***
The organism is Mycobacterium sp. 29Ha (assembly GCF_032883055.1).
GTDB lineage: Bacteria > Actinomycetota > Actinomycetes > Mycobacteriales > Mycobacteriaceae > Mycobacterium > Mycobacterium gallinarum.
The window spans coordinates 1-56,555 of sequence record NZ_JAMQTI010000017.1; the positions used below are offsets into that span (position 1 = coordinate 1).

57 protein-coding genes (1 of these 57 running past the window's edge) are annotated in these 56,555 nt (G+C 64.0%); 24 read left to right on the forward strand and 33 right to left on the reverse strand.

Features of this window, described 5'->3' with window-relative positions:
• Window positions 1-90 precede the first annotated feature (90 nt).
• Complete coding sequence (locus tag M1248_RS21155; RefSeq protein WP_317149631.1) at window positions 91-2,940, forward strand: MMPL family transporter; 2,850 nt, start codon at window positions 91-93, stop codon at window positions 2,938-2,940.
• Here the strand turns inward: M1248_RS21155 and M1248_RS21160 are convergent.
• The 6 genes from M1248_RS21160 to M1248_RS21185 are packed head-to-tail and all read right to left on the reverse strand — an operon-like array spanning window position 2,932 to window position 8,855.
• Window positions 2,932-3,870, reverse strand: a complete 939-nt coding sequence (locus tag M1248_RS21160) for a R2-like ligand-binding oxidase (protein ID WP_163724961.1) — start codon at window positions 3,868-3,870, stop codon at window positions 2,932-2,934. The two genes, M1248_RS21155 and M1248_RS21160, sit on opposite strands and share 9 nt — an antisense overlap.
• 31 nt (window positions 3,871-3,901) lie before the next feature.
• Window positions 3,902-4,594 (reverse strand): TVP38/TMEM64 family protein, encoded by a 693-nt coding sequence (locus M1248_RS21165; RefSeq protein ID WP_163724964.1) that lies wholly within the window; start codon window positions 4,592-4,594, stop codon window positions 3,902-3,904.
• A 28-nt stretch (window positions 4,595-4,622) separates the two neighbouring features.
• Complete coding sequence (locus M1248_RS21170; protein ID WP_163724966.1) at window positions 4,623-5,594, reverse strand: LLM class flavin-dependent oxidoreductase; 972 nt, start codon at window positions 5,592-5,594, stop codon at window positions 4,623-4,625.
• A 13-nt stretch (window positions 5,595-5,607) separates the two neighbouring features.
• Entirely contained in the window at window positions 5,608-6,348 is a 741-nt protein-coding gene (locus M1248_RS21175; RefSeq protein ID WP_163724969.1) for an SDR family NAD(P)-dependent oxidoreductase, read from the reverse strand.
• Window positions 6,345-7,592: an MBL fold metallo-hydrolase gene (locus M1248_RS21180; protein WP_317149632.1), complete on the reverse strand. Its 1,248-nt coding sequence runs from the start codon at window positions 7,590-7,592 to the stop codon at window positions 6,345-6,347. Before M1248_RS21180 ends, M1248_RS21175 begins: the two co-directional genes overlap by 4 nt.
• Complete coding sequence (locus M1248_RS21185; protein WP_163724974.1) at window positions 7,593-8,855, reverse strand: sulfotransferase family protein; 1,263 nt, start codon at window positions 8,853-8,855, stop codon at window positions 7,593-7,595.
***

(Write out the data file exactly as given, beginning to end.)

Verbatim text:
The organism is Mycobacterium sp. 29Ha (assembly GCF_032883055.1).
GTDB lineage: Bacteria > Actinomycetota > Actinomycetes > Mycobacteriales > Mycobacteriaceae > Mycobacterium > Mycobacterium gallinarum.
The window spans coordinates 1-56,555 of sequence record NZ_JAMQTI010000017.1; the positions used below are offsets into that span (position 1 = coordinate 1).

57 protein-coding genes (1 of these 57 running past the window's edge) are annotated in these 56,555 nt (G+C 64.0%); 24 read left to right on the forward strand and 33 right to left on the reverse strand.

Features of this window, described 5'->3' with window-relative positions:
• Window positions 1-90 precede the first annotated feature (90 nt).
• Complete coding sequence (locus tag M1248_RS21155; RefSeq protein WP_317149631.1) at window positions 91-2,940, forward strand: MMPL family transporter; 2,850 nt, start codon at window positions 91-93, stop codon at window positions 2,938-2,940.
• Here the strand turns inward: M1248_RS21155 and M1248_RS21160 are convergent.
• The 6 genes from M1248_RS21160 to M1248_RS21185 are packed head-to-tail and all read right to left on the reverse strand — an operon-like array spanning window position 2,932 to window position 8,855.
• Window positions 2,932-3,870, reverse strand: a complete 939-nt coding sequence (locus tag M1248_RS21160) for a R2-like ligand-binding oxidase (protein ID WP_163724961.1) — start codon at window positions 3,868-3,870, stop codon at window positions 2,932-2,934. The two genes, M1248_RS21155 and M1248_RS21160, sit on opposite strands and share 9 nt — an antisense overlap.
• 31 nt (window positions 3,871-3,901) lie before the next feature.
• Window positions 3,902-4,594 (reverse strand): TVP38/TMEM64 family protein, encoded by a 693-nt coding sequence (locus M1248_RS21165; RefSeq protein ID WP_163724964.1) that lies wholly within the window; start codon window positions 4,592-4,594, stop codon window positions 3,902-3,904.
• A 28-nt stretch (window positions 4,595-4,622) separates the two neighbouring features.
• Complete coding sequence (locus M1248_RS21170; protein ID WP_163724966.1) at window positions 4,623-5,594, reverse strand: LLM class flavin-dependent oxidoreductase; 972 nt, start codon at window positions 5,592-5,594, stop codon at window positions 4,623-4,625.
• A 13-nt stretch (window positions 5,595-5,607) separates the two neighbouring features.
• Entirely contained in the window at window positions 5,608-6,348 is a 741-nt protein-coding gene (locus M1248_RS21175; RefSeq protein ID WP_163724969.1) for an SDR family NAD(P)-dependent oxidoreductase, read from the reverse strand.
• Window positions 6,345-7,592: an MBL fold metallo-hydrolase gene (locus M1248_RS21180; protein WP_317149632.1), complete on the reverse strand. Its 1,248-nt coding sequence runs from the start codon at window positions 7,590-7,592 to the stop codon at window positions 6,345-6,347. Before M1248_RS21180 ends, M1248_RS21175 begins: the two co-directional genes overlap by 4 nt.
• Complete coding sequence (locus M1248_RS21185; protein WP_163724974.1) at window positions 7,593-8,855, reverse strand: sulfotransferase family protein; 1,263 nt, start codon at window positions 8,853-8,855, stop codon at window positions 7,593-7,595.